COLUMBUS – Legislation restricting payday-lending practice was passed in Ohio more than seven years ago, but some policy experts say the industry still needs to be reined in.
The Ohio Short-Term Loan Act was passed in 2008, but Kalitha Williams, policy liaison with Policy Matters Ohio, says the Ohio Supreme Court upheld a loophole in the law last year that allows payday lenders to operate outside the law’s limits. She says some operations are charging interest rates as high as 600 percent that create a cycle of debt.
“The triple-digit interest rates and the balloon payments that are due, families just cannot afford to reasonably pay back these loans in the short time period that they have,” says Williams. “They end up being stuck and in debt for several months.”
The Consumer Financial Protection Bureau is expected to release a formal proposal this fall to better regulate the payday lending industry.
An initial proposal includes regulations on the length of loans, how long a person can be in debt and the manner in which lenders access payments from the borrower. Ohio is third in the nation for the number of consumer complaints about payday loans to the CFPB.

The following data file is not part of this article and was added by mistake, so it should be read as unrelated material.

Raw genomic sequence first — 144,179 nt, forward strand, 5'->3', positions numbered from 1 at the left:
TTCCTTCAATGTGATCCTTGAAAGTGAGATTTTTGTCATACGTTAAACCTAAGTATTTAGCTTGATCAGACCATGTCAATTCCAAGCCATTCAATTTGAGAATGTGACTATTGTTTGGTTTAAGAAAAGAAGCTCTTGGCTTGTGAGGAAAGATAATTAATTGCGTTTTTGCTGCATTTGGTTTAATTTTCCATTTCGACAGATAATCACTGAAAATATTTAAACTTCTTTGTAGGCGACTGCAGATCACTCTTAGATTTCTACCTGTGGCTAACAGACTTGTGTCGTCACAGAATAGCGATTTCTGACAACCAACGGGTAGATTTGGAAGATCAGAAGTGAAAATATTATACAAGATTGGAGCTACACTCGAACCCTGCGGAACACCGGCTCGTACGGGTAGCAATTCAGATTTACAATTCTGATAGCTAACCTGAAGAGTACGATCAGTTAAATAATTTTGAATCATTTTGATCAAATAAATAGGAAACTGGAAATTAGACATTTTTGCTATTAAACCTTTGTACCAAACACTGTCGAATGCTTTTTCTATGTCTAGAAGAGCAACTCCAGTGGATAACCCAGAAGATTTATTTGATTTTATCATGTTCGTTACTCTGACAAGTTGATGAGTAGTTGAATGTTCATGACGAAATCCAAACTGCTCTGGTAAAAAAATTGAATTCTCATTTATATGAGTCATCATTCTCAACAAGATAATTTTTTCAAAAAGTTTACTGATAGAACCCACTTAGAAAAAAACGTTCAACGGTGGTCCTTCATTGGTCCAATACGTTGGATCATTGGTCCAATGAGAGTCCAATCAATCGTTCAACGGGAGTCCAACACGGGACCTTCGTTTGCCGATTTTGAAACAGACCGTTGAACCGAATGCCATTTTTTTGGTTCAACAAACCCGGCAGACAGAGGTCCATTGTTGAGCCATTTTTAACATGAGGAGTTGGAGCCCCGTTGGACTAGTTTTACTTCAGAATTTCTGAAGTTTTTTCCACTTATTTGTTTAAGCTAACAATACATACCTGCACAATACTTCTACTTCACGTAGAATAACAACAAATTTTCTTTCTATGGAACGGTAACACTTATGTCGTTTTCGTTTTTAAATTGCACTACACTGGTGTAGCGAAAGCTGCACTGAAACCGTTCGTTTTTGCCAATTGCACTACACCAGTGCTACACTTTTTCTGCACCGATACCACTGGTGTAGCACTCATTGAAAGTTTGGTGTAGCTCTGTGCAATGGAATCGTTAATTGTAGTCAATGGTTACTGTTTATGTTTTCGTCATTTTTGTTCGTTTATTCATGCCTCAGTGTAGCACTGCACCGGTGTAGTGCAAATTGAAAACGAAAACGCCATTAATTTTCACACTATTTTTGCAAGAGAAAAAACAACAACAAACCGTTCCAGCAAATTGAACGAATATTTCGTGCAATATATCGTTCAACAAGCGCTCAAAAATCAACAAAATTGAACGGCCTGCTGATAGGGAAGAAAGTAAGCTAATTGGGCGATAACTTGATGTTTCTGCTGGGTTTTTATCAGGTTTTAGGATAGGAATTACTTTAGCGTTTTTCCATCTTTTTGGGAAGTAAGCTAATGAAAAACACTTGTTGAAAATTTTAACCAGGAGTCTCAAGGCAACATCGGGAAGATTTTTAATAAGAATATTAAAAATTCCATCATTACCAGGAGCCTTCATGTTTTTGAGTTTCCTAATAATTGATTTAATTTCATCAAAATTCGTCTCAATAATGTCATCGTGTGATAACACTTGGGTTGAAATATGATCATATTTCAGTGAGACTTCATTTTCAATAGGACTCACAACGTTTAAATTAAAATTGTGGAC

The CFPB cannot regulate interest rates, so Williams says state lawmakers need to look at revamping the Ohio Short-Term Loan Act.
“Even with strong federal action, there’s still work to be done in the Ohio Legislature to get interest rates under control,” she says. “Ohio payday-loan interest rates are just really through the roof.”
Williams adds those stuck in a payday-lending cycle need to file a complaint with the CFBP so policymakers can get a full picture of the impact of the industry’s practices.
“The industry has been telling a story that they are providing this tremendous product for the community and that it’s a real resource, but we need people to tell their stories about how they’re struggling to pay these loans back,” she says.
Payday lenders contend they are offering a one-time financial quick fix for those in a bind, but Williams says a payday loan takes one-third of the borrower’s paycheck, leaving little left to live on.